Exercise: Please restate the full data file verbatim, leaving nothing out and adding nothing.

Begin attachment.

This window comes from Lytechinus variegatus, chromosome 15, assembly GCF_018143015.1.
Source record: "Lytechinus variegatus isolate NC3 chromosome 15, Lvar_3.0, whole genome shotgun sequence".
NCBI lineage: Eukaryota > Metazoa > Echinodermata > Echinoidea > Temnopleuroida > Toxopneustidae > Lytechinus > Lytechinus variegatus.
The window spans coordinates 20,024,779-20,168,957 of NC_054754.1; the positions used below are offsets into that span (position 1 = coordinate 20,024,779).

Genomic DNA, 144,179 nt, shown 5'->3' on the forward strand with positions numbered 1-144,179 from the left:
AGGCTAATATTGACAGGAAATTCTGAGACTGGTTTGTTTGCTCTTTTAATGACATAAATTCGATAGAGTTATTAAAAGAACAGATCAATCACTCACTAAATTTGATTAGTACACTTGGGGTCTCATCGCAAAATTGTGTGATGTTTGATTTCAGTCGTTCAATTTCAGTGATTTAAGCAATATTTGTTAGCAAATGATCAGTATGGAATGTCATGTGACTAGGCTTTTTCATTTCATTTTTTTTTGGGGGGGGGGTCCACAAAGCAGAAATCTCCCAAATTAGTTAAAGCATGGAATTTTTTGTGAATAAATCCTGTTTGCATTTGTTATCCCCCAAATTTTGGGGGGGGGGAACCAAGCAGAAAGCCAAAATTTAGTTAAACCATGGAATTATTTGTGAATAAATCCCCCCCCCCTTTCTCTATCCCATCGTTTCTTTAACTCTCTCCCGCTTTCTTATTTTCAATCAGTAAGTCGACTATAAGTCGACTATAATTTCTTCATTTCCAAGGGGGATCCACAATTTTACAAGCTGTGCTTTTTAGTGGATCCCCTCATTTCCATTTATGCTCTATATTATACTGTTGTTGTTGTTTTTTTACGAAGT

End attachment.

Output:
This window comes from Lytechinus variegatus, chromosome 15, assembly GCF_018143015.1.
Source record: "Lytechinus variegatus isolate NC3 chromosome 15, Lvar_3.0, whole genome shotgun sequence".
NCBI lineage: Eukaryota > Metazoa > Echinodermata > Echinoidea > Temnopleuroida > Toxopneustidae > Lytechinus > Lytechinus variegatus.
The window spans coordinates 20,024,779-20,168,957 of NC_054754.1; the positions used below are offsets into that span (position 1 = coordinate 20,024,779).

Genomic DNA, 144,179 nt, shown 5'->3' on the forward strand with positions numbered 1-144,179 from the left:
AGGCTAATATTGACAGGAAATTCTGAGACTGGTTTGTTTGCTCTTTTAATGACATAAATTCGATAGAGTTATTAAAAGAACAGATCAATCACTCACTAAATTTGATTAGTACACTTGGGGTCTCATCGCAAAATTGTGTGATGTTTGATTTCAGTCGTTCAATTTCAGTGATTTAAGCAATATTTGTTAGCAAATGATCAGTATGGAATGTCATGTGACTAGGCTTTTTCATTTCATTTTTTTTTGGGGGGGGGGTCCACAAAGCAGAAATCTCCCAAATTAGTTAAAGCATGGAATTTTTTGTGAATAAATCCTGTTTGCATTTGTTATCCCCCAAATTTTGGGGGGGGGGAACCAAGCAGAAAGCCAAAATTTAGTTAAACCATGGAATTATTTGTGAATAAATCCCCCCCCCCTTTCTCTATCCCATCGTTTCTTTAACTCTCTCCCGCTTTCTTATTTTCAATCAGTAAGTCGACTATAAGTCGACTATAATTTCTTCATTTCCAAGGGGGATCCACAATTTTACAAGCTGTGCTTTTTAGTGGATCCCCTCATTTCCATTTATGCTCTATATTATACTGTTGTTGTTGTTTTTTTACGAAGT